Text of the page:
h. The flip side to the visions linking Rome with the Beast, the Great Harlot, and Babylon the Great, may be seen in the celebration of the marriage of the Lamb in chapter 19. The “bride” is none other than the community of faith John has been exhorting throughout this book. The possibility of joining this celebration follows from the bride having “made herself ready” (19:7) through her faithfulness.
i. A final example of how Revelation seeks to sustain the life of the community of faith over the long haul may be seen in the final contrast of the book—between two very different communities, Babylon and New Jerusalem.
John begins chapter 17, the vision of Babylon’s downfall, with these words: “Then one of the seven angels who had the seven bowls came and said to me, ‘Come, I will show you the judgment of the great whore….” (17:1). Then, in chapter twenty one, the vision of New Jerusalem’s emergence is introduced with the same words: “Then one of the seven angels who had the seven bowls …came and said to me, ‘Come, I will show you the bride, the wife of the Lamb” (21:9).
The book reaches its conclusion with the contrast being drawn. In which of these two communities will you all find your home? Which community embodies God’s salvation? The answer to this question is not simply a matter of intellectual assent; one’s citizenship follows from the shape of one’s entire life.
So, the apocalyptic power of Revelation serves the purpose of encouraging the faith communities—God will sustain you.
(4) The fourth characteristic of apocalyptic power may be seen in the contrast between the two ways of conquering portrayed in the book. These two ways of conquering characterize the difference between citizens of Babylon and citizens of the New Jerusalem. John does see a spiritual struggle defining human existence. It is either “conquer” or “be conquered.” But, for those who would be conquerors, the question centers on the nature of the conquering.
The ones in the messages to the churches in chapters two and three who will receive rewards are labeled “conquerors.” Most of the rewards in those messages anticipate later visions in the book, underscoring the unity between the exhortations to the actual faith communities and the visions that follow. That is, the purpose of the later visions serves the exhortations to the actual communities.
What kind of power gains one a reward as a “conqueror”? Chapters two and three provide hints. Hold fast to love as definitive of your life as God’s people (2:4). Listen to Jesus (2:1, 8, 12, 18; 3:1, 7,14). Remain faithful unto death in the face of persecution (2:10). Reject the teachings of those who advocate giving loyalty to the Beast (2:14; 2:20). Actively commit yourselves to following the Lamb (3:10). Chapter five makes the basis for conquering absolutely clear. It is the Lamb’s persevering, self-giving love, validated by God’s bringing him back to life.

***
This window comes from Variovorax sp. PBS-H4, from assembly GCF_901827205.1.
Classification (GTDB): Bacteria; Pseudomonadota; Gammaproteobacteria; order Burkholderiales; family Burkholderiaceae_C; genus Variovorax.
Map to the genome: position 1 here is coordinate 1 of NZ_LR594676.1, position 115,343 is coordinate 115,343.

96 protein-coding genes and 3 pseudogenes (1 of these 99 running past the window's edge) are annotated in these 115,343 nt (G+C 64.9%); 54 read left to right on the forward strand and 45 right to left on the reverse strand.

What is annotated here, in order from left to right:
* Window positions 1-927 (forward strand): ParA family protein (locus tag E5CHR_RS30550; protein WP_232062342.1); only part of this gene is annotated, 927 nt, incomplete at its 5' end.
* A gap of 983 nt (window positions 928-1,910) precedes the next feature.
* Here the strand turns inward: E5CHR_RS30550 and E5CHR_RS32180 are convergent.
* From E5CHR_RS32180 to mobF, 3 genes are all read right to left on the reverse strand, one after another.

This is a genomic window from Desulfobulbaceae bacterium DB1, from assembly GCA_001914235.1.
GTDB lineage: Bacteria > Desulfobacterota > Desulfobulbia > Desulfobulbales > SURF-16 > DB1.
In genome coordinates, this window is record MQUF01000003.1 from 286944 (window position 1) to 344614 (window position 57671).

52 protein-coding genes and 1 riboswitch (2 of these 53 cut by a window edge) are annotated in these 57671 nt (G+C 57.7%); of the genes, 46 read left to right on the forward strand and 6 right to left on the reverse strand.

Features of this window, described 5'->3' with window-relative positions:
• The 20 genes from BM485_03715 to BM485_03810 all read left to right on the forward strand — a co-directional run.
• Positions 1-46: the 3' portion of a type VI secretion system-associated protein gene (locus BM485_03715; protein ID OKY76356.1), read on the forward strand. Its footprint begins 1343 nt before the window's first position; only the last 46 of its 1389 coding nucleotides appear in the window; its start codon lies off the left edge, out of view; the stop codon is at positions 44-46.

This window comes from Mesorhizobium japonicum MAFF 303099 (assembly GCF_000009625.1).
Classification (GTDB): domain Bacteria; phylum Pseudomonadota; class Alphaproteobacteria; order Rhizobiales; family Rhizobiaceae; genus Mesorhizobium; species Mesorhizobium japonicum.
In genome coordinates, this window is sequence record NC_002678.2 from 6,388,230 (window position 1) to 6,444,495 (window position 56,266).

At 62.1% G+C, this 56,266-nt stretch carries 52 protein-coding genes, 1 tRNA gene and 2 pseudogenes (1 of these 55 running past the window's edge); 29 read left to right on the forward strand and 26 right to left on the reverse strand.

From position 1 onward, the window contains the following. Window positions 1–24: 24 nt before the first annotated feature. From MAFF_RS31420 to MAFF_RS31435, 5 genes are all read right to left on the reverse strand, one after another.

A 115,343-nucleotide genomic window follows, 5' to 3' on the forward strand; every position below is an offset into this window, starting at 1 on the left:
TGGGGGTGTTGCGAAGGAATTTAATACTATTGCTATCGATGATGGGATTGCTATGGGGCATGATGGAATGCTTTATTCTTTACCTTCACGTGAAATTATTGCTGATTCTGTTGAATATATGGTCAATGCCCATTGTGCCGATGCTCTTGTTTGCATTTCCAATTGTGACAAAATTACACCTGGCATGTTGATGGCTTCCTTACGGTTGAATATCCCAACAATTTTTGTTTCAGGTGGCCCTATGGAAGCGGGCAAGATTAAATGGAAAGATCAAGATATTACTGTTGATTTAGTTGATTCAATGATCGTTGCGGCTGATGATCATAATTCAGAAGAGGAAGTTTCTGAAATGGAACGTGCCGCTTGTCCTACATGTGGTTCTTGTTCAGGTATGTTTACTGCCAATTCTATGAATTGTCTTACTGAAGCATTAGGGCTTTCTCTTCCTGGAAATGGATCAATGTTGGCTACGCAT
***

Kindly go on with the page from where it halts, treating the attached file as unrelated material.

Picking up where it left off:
In contrast, the Dragon, Beast, and their allies “conquer” with retributive violence, force, deception, intimidation, and domination. This kind of conquering seems overwhelming, “who can stand against it?” Even as John asks that question, though, he supplies the answer. Those who follow the Lamb wherever he goes (14:4) conquer, celebrating their victory with worship of the true God even amidst their trials and tribulations.
The ultimate “battle” scene underscores the nature of the conquering of the Lamb and how that contrasts with the power of the Beast that seeks to conquer through force. Chapter nineteen provides the denouement to the scene set up at the end of chapter sixteen. The allies of the Dragon gather “for battle on the great day of God the Almighty” (16:16). However, in chapter nineteen, when this “battle” is described, it turns out not to be a battle at all.
The rider on the white horse comes forth for battle, the imagery clearly identifying this rider as Jesus. Crucially, prior to any engagement with the enemy, we read of the rider being “clothed in a robe dipped in blood” (19:13). The rider simply captures the Beast and false prophets and dispatches them to the lake of fire without an actual battle. The “robe dipped in blood” alludes to Jesus’ victory through self-giving love, the only victory needed.
The two kinds of power for conquering in Revelation correspond with the two cities, the two objects of loyalty vying for adherents. The Beast’s power for conquering, characteristic of Babylon, rests on violence and domination, top-down power that enforces its will by crushing its enemies. The Lamb’s power for conquering, characteristic of New Jerusalem, rests on resistance through love and adherence to peace that seeks to convert its human enemies. According to Revelation twenty-one, the very “kings of the earth” who join the Beast in facing the white rider at the great “battle” end up bringing their glory into New Jerusalem, as transformed people.
John does not intend his readers to be passive observers of God’s saving work in creation. In fact, he portrays God’s expectations of them as being quite rigorous and demanding. Follow the Lamb wherever he goes. Live in the Lamb’s empire right now; his type of power is authentic. Turn from the trust in idols and idolatrous ways of exercising power. And in doing so, you will actually play a crucial role in God’s work of bringing salvation and transforming the nations.
John’s visions, in their imaginative power, reveal both that the establishment of the promised transformed heaven and transformed earth will be God’s work without obvious cause and effect in relation to human efforts and that human faithfulness nonetheless plays a crucial role in this transformation. That is, we can not say precisely how following the Lamb will turn the Beast’s domain into the Lamb’s, but we are shown that such following is important.
The fruit of faithfulness in following the Lamb is genuine “victory.” This victory contributes both to the destruction of the personified powers of evil (the Dragon, the Beast, the False Prophet) and, correspondingly, to the healing of the nations and the transformation of the kings of the earth. The power of apocalyptic in Revelation is much, much bigger than simply the power to destroy or coerce. It is actually the power to save, the power to heal.
The Lamb’s war